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Britain offers to subsidise Irish wind farm industry

The British government could massively subsidise the Irish wind energy industry under proposals to be considered in London today.

Britain believes the west coast and the seas around Ireland can provide it with a large amount of its renewable energy and could be willing to subsidise offshore wind farms there.

Industry groups here say such a move could be worth up to €1.6 billion a year to the Irish economy.

Taoiseach Enda Kenny and Minister for Energy Pat Rabbitte will be attending the British-Irish Council, where the issue of electricity interconnectivity will be high on the agenda.

Mr Rabbitte will have separate meetings with his British counterpart, Charles Hendry, who said at the weekend that the proposals could bring “significant wealth [to Ireland] with very little downside”.

Mr Hendry said the west coast of Ireland was an ideal location for wind farms, but the small Irish market meant there was no demand for the potential power generation. “We want to put that right,” he said.

The British government is considering directly subsidising electricity through its feed-in tariff system, which would be a subsidy to private investors operating on Irish territory. It could also operate by a system known as “supplier obligation”, whereby British power companies would be mandated to buy a certain amount of renewable energy from Irish sources.

Although Britain has significant wind resources of its own, especially in Scotland, it does not have enough to meet its targets of having 15 per cent of all energy from renewables by 2020.

In addition, onshore wind farms are facing considerable opposition from environmentalists and offshore wind farms are having to be built far out to sea.

Despite Ireland’s offshore wind potential, there is only one wind farm off Irish coasts. Offshore wind is considered uneconomic because of the extra costs involved and because of the belief that Ireland can meet its target of generating 40 per cent of electricity from renewable resources by 2020 by using onshore wind.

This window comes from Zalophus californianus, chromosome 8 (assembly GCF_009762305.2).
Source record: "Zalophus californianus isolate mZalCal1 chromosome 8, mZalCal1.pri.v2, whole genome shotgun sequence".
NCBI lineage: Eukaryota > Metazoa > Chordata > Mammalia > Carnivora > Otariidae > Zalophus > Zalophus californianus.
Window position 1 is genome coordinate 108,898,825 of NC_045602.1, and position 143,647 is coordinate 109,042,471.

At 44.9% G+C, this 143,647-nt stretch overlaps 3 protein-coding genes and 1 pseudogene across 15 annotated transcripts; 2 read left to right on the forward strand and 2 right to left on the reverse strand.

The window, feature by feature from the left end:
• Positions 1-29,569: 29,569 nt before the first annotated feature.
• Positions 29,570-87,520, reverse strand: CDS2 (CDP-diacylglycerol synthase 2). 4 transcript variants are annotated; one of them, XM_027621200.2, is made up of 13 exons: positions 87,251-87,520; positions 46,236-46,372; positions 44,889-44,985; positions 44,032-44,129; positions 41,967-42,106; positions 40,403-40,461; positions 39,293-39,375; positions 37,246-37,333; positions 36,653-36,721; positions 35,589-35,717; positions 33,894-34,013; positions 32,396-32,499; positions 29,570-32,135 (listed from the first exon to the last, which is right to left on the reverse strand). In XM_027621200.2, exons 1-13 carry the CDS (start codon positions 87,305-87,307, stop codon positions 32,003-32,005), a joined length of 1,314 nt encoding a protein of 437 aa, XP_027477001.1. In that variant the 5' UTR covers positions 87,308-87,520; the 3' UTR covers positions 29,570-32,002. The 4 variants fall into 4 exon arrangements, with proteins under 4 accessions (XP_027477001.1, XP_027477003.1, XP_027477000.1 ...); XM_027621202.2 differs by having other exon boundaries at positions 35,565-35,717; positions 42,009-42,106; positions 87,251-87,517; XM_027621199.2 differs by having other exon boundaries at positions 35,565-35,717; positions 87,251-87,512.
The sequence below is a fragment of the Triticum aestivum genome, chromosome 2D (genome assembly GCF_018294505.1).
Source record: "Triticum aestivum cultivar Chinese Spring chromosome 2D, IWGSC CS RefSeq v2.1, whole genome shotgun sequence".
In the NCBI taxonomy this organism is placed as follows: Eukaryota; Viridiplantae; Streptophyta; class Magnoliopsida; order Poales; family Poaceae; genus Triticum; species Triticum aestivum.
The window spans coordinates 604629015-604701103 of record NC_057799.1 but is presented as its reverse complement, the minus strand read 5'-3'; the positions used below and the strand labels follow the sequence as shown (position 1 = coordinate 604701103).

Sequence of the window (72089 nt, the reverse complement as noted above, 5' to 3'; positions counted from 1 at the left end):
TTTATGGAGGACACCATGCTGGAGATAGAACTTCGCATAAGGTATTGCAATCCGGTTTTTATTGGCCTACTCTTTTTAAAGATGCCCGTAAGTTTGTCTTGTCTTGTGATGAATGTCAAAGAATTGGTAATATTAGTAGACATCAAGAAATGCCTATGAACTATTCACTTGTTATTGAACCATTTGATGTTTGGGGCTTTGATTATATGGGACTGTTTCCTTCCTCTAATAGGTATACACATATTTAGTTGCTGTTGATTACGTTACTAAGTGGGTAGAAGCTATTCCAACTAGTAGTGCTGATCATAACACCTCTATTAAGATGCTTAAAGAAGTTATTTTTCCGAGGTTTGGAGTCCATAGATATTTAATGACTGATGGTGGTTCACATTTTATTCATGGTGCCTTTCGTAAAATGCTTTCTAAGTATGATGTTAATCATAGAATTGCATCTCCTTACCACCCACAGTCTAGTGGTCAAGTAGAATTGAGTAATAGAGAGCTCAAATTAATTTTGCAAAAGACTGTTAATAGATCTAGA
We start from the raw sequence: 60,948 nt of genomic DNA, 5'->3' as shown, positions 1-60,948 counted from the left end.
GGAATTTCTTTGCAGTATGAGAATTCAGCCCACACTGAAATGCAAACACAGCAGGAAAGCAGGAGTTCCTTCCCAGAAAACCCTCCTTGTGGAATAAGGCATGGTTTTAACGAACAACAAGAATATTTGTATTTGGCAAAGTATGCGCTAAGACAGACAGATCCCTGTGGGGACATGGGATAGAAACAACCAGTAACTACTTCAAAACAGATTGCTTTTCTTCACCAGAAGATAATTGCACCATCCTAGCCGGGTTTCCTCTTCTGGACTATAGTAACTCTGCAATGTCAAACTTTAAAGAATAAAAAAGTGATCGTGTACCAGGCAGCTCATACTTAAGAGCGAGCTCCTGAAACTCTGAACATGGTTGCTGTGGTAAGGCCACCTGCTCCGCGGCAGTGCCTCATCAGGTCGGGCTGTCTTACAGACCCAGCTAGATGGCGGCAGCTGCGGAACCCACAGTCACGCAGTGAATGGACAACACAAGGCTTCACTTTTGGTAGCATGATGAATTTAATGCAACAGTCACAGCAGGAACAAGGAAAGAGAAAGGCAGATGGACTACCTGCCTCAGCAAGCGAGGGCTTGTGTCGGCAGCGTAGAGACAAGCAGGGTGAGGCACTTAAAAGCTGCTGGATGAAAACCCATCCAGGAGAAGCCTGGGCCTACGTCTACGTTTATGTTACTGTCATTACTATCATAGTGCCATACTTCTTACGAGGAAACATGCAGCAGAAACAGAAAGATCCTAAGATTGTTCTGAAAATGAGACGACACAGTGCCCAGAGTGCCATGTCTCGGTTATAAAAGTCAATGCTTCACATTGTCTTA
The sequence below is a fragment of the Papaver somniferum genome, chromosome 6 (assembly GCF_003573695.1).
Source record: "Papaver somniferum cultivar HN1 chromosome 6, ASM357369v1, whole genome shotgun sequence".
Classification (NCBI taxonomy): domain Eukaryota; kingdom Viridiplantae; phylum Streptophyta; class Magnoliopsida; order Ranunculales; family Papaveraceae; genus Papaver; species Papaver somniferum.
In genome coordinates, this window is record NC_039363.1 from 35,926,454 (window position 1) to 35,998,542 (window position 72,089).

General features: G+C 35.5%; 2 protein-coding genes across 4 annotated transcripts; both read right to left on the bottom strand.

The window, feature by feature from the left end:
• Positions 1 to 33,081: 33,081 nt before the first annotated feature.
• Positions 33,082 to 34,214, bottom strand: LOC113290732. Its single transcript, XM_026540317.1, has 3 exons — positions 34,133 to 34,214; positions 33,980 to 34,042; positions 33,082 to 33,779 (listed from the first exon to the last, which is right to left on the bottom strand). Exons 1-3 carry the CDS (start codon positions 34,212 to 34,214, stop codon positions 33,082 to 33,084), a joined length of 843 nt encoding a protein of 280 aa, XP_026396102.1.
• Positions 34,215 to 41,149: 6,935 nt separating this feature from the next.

The development of the east-west electricity connector between Rush North Beach, north Co Dublin, and Barkby Beach in north Wales is expected to be completed by the end of next year and will dramatically improve the capacity for both countries to supplement each other’s electricity grids.

A spokesman for British department of energy and climate change said the British government would be seeking assurances that investment in Irish wind farms could be met within the existing regulatory framework.

Irish Wind Energy Association chief executive Dr Michael Walsh welcomed the wind farm proposal.

He said Ireland needed to generate 4,500 to 5,000 megawatts a year by 2020 to meet renewable targets. He believed there was capacity to generate 6,000 megawatts from onshore and a further 4,000 from offshore, meaning half of all Irish wind-generated energy could be exported to Britain.

He estimated that 5,000 megawatts of exported electricity would be worth €1.6 billion annually at current electricity prices.